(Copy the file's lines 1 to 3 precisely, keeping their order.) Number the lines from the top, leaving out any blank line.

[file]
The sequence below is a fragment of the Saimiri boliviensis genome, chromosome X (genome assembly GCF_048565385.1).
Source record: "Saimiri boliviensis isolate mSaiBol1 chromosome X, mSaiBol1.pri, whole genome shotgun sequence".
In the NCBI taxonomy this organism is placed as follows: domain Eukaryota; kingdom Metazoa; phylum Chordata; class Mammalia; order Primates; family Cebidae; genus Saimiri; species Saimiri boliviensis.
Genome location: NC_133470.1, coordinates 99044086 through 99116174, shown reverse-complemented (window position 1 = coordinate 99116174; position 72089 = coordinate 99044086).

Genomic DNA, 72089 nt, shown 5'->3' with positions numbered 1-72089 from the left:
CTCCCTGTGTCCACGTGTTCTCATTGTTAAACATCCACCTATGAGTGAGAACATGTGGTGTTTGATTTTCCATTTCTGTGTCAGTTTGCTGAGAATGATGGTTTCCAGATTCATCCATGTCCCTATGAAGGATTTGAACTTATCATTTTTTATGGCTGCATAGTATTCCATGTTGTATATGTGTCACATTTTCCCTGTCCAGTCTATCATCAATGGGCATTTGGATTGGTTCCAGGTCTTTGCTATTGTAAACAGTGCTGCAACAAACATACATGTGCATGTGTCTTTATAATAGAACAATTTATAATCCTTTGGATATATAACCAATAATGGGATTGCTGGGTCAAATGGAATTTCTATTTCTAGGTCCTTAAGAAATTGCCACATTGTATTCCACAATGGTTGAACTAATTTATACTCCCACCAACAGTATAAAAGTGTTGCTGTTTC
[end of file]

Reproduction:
The sequence below is a fragment of the Saimiri boliviensis genome, chromosome X (genome assembly GCF_048565385.1).
Source record: "Saimiri boliviensis isolate mSaiBol1 chromosome X, mSaiBol1.pri, whole genome shotgun sequence".
In the NCBI taxonomy this organism is placed as follows: domain Eukaryota; kingdom Metazoa; phylum Chordata; class Mammalia; order Primates; family Cebidae; genus Saimiri; species Saimiri boliviensis.